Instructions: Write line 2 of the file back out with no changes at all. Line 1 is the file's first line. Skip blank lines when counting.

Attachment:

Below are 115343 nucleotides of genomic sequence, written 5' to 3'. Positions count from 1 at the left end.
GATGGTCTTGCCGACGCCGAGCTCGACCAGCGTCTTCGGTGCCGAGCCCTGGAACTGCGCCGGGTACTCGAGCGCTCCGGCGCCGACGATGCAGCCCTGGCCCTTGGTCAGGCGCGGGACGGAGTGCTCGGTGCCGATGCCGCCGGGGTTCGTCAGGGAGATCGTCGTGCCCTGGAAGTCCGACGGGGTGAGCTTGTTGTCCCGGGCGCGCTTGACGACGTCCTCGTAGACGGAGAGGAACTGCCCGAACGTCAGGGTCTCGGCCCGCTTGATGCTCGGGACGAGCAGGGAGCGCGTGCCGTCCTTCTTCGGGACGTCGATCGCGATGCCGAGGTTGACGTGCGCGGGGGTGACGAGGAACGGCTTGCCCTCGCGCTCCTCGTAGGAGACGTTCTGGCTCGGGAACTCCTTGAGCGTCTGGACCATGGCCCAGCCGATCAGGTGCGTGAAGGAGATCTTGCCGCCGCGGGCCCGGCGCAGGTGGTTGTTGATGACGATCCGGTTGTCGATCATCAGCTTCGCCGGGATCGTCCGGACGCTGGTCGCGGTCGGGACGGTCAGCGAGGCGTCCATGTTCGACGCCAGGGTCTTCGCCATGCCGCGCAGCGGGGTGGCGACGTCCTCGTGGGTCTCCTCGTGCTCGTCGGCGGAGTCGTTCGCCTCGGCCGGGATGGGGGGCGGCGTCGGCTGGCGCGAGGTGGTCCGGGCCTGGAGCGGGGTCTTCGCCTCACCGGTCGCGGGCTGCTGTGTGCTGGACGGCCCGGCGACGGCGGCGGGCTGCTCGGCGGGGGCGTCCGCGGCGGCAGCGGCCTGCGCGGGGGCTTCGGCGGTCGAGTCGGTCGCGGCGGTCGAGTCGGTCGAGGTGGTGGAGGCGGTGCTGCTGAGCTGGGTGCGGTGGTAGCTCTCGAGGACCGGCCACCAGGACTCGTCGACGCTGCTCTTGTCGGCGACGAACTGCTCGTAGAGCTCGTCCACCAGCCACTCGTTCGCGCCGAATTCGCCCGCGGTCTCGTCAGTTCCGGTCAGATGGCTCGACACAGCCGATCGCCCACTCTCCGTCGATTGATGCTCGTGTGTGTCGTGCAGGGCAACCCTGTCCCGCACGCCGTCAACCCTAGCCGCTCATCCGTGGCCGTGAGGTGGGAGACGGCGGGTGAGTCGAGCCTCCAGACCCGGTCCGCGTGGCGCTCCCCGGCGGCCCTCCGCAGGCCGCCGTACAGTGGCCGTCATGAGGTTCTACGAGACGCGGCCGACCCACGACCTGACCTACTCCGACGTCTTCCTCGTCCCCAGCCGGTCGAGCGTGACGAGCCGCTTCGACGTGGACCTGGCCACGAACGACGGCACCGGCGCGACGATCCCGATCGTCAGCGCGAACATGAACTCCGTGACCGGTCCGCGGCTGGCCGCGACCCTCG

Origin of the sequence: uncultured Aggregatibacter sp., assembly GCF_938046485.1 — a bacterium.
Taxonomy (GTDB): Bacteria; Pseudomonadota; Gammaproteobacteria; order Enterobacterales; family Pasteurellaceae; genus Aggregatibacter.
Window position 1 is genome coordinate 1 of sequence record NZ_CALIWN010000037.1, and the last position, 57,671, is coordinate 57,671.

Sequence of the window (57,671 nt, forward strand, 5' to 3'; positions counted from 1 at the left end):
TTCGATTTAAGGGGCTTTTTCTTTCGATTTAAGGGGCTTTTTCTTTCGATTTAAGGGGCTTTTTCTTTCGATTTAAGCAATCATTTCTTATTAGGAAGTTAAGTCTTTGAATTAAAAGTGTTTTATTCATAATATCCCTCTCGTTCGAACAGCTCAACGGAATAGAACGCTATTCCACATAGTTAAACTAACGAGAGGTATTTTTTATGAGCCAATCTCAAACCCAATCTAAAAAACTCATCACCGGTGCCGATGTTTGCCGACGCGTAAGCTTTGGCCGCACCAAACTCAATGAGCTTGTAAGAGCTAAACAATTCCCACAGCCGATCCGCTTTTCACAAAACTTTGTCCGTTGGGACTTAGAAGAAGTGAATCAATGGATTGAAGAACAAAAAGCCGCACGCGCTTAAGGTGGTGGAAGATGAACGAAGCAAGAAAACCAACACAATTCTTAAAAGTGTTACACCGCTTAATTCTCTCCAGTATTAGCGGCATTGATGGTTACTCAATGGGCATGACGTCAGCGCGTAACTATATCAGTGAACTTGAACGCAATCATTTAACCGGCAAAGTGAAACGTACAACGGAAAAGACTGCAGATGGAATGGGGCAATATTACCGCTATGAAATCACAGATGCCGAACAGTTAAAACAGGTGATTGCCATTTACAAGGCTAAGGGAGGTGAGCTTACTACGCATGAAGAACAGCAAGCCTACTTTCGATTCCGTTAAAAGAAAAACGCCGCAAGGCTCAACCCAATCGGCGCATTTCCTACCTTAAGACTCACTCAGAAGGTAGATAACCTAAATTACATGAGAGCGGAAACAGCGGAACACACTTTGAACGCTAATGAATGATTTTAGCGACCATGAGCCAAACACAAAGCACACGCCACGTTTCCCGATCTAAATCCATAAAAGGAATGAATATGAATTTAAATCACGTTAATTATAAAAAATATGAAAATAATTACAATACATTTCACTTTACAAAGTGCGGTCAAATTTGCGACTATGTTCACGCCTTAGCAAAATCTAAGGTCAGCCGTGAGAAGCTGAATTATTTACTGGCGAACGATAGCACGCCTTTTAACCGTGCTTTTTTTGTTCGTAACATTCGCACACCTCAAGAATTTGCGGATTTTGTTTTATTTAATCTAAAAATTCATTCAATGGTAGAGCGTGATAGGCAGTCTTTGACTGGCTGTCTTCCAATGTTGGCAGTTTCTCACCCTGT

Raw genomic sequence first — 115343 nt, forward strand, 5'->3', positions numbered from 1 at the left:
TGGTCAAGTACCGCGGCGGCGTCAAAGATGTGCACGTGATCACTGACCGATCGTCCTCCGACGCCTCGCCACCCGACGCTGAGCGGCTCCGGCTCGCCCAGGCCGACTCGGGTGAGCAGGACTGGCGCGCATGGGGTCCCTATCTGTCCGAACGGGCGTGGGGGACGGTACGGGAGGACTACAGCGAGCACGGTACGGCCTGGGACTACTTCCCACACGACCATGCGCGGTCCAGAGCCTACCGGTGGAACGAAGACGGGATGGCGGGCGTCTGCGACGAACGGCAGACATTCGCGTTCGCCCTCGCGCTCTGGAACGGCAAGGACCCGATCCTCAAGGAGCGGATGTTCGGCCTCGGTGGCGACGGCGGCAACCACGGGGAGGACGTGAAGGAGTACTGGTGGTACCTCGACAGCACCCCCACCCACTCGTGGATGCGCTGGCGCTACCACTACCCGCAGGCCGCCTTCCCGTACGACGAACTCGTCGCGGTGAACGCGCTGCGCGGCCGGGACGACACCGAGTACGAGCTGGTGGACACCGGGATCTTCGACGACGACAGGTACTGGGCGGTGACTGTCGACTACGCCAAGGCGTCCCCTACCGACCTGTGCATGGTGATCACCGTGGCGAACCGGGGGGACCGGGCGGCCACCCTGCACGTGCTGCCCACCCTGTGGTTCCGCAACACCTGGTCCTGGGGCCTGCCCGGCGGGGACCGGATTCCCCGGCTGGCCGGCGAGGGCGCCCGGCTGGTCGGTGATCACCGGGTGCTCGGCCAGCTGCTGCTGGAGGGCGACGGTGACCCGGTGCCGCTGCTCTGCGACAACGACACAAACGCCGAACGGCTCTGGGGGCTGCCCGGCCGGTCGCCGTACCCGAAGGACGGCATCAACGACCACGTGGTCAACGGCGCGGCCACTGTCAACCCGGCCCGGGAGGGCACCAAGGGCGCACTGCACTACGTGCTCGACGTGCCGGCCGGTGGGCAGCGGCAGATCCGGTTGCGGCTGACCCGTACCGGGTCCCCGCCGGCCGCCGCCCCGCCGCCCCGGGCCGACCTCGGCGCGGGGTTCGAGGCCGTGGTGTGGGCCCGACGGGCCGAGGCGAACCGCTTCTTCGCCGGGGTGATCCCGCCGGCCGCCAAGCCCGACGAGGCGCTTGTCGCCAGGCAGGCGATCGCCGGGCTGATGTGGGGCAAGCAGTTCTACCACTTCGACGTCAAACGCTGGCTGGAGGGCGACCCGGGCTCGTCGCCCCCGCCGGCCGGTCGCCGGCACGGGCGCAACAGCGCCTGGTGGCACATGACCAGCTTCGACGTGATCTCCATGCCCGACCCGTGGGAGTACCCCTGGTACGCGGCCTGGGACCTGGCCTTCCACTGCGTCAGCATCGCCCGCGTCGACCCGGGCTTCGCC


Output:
GATGGTCTTGCCGACGCCGAGCTCGACCAGCGTCTTCGGTGCCGAGCCCTGGAACTGCGCCGGGTACTCGAGCGCTCCGGCGCCGACGATGCAGCCCTGGCCCTTGGTCAGGCGCGGGACGGAGTGCTCGGTGCCGATGCCGCCGGGGTTCGTCAGGGAGATCGTCGTGCCCTGGAAGTCCGACGGGGTGAGCTTGTTGTCCCGGGCGCGCTTGACGACGTCCTCGTAGACGGAGAGGAACTGCCCGAACGTCAGGGTCTCGGCCCGCTTGATGCTCGGGACGAGCAGGGAGCGCGTGCCGTCCTTCTTCGGGACGTCGATCGCGATGCCGAGGTTGACGTGCGCGGGGGTGACGAGGAACGGCTTGCCCTCGCGCTCCTCGTAGGAGACGTTCTGGCTCGGGAACTCCTTGAGCGTCTGGACCATGGCCCAGCCGATCAGGTGCGTGAAGGAGATCTTGCCGCCGCGGGCCCGGCGCAGGTGGTTGTTGATGACGATCCGGTTGTCGATCATCAGCTTCGCCGGGATCGTCCGGACGCTGGTCGCGGTCGGGACGGTCAGCGAGGCGTCCATGTTCGACGCCAGGGTCTTCGCCATGCCGCGCAGCGGGGTGGCGACGTCCTCGTGGGTCTCCTCGTGCTCGTCGGCGGAGTCGTTCGCCTCGGCCGGGATGGGGGGCGGCGTCGGCTGGCGCGAGGTGGTCCGGGCCTGGAGCGGGGTCTTCGCCTCACCGGTCGCGGGCTGCTGTGTGCTGGACGGCCCGGCGACGGCGGCGGGCTGCTCGGCGGGGGCGTCCGCGGCGGCAGCGGCCTGCGCGGGGGCTTCGGCGGTCGAGTCGGTCGCGGCGGTCGAGTCGGTCGAGGTGGTGGAGGCGGTGCTGCTGAGCTGGGTGCGGTGGTAGCTCTCGAGGACCGGCCACCAGGACTCGTCGACGCTGCTCTTGTCGGCGACGAACTGCTCGTAGAGCTCGTCCACCAGCCACTCGTTCGCGCCGAATTCGCCCGCGGTCTCGTCAGTTCCGGTCAGATGGCTCGACACAGCCGATCGCCCACTCTCCGTCGATTGATGCTCGTGTGTGTCGTGCAGGGCAACCCTGTCCCGCACGCCGTCAACCCTAGCCGCTCATCCGTGGCCGTGAGGTGGGAGACGGCGGGTGAGTCGAGCCTCCAGACCCGGTCCGCGTGGCGCTCCCCGGCGGCCCTCCGCAGGCCGCCGTACAGTGGCCGTCATGAGGTTCTACGAGACGCGGCCGACCCACGACCTGACCTACTCCGACGTCTTCCTCGTCCCCAGCCGGTCGAGCGTGACGAGCCGCTTCGACGTGGACCTGGCCACGAACGACGGCACCGGCGCGACGATCCCGATCGTCAGCGCGAACATGAACTCCGTGACCGGTCCGCGGCTGGCCGCGACCCTCG